I feel your pain! I was severely out of shape for quite some time a number of years ago when I broke my ankle in a severe cycling accident in Japan. I kept eating and putting on weight, without riding and burning massive calories. But as I began riding longer and further, each day, I lost quite a bit of fat in the groin and apron areas. No E.D. No permanent damage. In fact, more stamina and performance when it counts! And nowadays, any ride up to 50 miles and I have no question. Over that, and I need to prep for snacks. And pain is non-existent. I have a tough backside today. Just count calories. Remember, to just maintain your weight you burn 30 cals/kg of body mass. If you eat less than that and bike, you will lose weight. Eat more than that... well. The opposite happens.
    Yes, I can roll my own potsticker skins!

  11. #11
    Travelling hopefully chasm54's Avatar
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    Quote Originally Posted by bradtx View Post
    llmercll, You need to either readjust (drop the nose) on your current saddle or look for a replacement. Shorts with too much padding can also cause this problem.

    Brad
    I disagree about dropping the nose. In my experience all this does is encourage one to slide forward and put one's weight on the narrow part of the saddle, which is worse for the soft tissue. If anything I'd suggest the opposite. I'd also suggest switching to a harder saddle. It is, however, impossible to give definitive advice because different solutions work for different people.
    There have been many days when I haven't felt like riding, but there has never been a day when I was sorry I rode.

  12. #12
    Senior Member Rona's Avatar
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    http://sporting-goodsonline.com/imag...bike-seat-.jpg

    Try something like this? I ordered one this last week and it's not here yet. Can't wait to try it.

    This particular model is made by Leppers in the Netherlands. They can be found for as little as 10 euros used up to 80 euros new.

  13. #13
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    Quote Originally Posted by CliftonGK1 View Post
    Agree with the previous posts. Sounds like you've got some severe soft tissue compression going on when you're riding. Could be a number of things:
    - saddle tilted nose up too far
    - bars too low/far causing you to lean forward too much
    - overpadded shorts or saddle
    - too narrow saddle (sitting all on soft tissue, not sit bones)

    You definitely need to get it sorted, because that sort of tissue/nerve compression is also what ends up leading to E.D.
    This is a good list. I would also add that the fore/aft position of the saddle is important. If the saddle is too far from the handlebars, the OP may be sitting on the narrow portion of the saddle. In my experience, this is generally uncomfortable. Sometimes, pushing the saddle forward a bit so that you're sitting on the wider part is all that's needed...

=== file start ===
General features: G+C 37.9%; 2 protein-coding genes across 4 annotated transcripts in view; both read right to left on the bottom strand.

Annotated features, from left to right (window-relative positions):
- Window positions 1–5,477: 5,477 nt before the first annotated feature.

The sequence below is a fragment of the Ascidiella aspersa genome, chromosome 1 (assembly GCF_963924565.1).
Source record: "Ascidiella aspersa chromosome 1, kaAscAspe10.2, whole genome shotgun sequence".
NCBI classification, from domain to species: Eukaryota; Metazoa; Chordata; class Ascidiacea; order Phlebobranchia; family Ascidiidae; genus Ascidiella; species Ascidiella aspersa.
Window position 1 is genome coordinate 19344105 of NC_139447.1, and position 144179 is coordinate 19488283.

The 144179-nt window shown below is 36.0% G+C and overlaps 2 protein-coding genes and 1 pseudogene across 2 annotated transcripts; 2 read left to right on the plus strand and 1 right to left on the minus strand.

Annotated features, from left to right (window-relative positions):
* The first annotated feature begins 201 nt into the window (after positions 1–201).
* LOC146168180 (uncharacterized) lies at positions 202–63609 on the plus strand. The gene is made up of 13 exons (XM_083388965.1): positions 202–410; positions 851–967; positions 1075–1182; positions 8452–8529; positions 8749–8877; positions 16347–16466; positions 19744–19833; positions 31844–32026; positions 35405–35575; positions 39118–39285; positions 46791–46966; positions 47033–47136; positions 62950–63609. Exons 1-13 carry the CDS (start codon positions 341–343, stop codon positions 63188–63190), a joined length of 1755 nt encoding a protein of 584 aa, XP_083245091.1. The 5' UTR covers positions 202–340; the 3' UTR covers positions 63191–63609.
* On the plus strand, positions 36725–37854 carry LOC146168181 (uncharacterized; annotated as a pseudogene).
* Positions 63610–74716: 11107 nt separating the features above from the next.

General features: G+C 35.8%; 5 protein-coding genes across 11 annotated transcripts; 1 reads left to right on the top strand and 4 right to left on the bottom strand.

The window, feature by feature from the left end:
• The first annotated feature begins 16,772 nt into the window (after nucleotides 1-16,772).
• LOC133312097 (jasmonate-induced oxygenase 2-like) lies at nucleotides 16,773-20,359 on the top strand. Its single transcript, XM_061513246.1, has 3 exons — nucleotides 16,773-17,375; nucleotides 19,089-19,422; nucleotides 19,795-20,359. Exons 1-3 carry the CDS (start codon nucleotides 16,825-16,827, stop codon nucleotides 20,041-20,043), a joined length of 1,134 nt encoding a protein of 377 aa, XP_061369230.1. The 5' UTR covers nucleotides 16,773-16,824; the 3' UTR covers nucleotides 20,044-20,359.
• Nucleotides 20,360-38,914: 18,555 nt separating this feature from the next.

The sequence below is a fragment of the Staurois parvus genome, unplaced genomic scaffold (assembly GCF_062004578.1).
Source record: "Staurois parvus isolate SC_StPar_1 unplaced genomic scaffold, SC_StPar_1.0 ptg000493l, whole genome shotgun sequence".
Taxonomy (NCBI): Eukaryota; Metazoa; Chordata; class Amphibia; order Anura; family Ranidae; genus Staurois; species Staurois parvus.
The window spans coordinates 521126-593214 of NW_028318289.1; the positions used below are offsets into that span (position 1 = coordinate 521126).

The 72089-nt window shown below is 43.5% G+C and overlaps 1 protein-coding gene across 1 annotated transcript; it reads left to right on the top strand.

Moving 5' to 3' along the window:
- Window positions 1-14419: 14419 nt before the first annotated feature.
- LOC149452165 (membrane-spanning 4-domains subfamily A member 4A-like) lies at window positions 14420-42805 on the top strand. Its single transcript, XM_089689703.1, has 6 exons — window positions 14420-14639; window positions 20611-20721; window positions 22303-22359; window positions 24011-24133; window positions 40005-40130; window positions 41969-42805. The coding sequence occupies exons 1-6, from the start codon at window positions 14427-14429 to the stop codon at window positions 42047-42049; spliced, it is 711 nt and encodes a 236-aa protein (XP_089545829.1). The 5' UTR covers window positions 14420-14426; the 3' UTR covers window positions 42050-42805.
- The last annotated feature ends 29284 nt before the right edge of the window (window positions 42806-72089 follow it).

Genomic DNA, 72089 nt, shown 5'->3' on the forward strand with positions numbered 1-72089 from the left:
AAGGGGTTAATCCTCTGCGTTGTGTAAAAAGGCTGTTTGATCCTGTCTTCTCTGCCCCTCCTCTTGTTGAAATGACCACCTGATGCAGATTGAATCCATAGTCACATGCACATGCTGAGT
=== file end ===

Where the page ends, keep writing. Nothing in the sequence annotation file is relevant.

14. #14
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    Thanks for all the replies!

    Strangely enough I feel more comfortable on the saddle when I'm sitting more forward, toward the nose. I actually sat there quite comfortably for awhile. What does that mean?

    thanks!

  15. #15
    Senior Member EKW in DC's Avatar
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    Lots of good suggestions so far for solutions to your pain. I'm no doctor but the link between saddle discomfort and problems urinating seems iffy. I'd be more inclined to think it's a result of mild dehydration from the harder workout of riding further. Try drinking more water throughout the day.

    Hope you get your saddle set up comfy!

  16. #16
    Senior Member gyozadude's Avatar
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    Quote Originally Posted by llmercll View Post
    Thanks for all the replies!

    Strangely enough I feel more comfortable on the saddle when I'm sitting more forward, toward the nose. I actually sat there quite comfortably for awhile. What does that mean?

    thanks!
    My friends call that symptom "biker's spread." It's quite normal. And you feel it the more you ride. Some folks call it "chafing" and others call it "San Quentin" for what happens to guys in prison. (Uuhhggg!) But what I found was that narrower, longer saddles really helped as I rode more. But people all have different pubic bones. It's an adventure finding the right saddle. That might be an appropriate quest that might be fun to try out as you progress. BTW, my wife buys long boxer briefs which don't have the crotch seams like regular triangular briefs. And these days, 20 miles without chammie and life is fine and no urinary symptoms. But mind you, if you do have a family history of large prostate, you may want to get it checked out. My father has it. Nothing cancerous, but he starting have symptoms at age 45. And it did affect his bike riding until some surgery to reduce the size and also drugs to keep growth in check. So I get a bit more paranoid and my doc stays on top of the issue.
    Yes, I can roll my own potsticker skins!

  17. #17
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    use an SMP saddle

  18. #18
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    I will try to lower the nose a tiny bit and move the saddle forward. I also need to measure my sitbones =p

    I have another saddle to try as well. If adjustments + my other saddle don't help, I may need to purchase a new one. I hope my LBS will allow me to "try" one out if that's the case.

    thanks!

  19. #19
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    Dropping the saddle nose will cause additional problems as weight will be transferred to the shoulders, neck, triceps, wrists, etc. Sounds like you want to make a difference in your lifestyle and that's great. I suggest that you look for a bike fitter (maybe BikeFit fitter) and let them adjust you properly. Don't buy anything or do anything as a proper fit will do wonders. As the weight comes off positions may have to be modified and the fitter will take you all the way. Look up: http://www.bikefit.com
    Get fitted and it will be the best thing you would have done for yourself.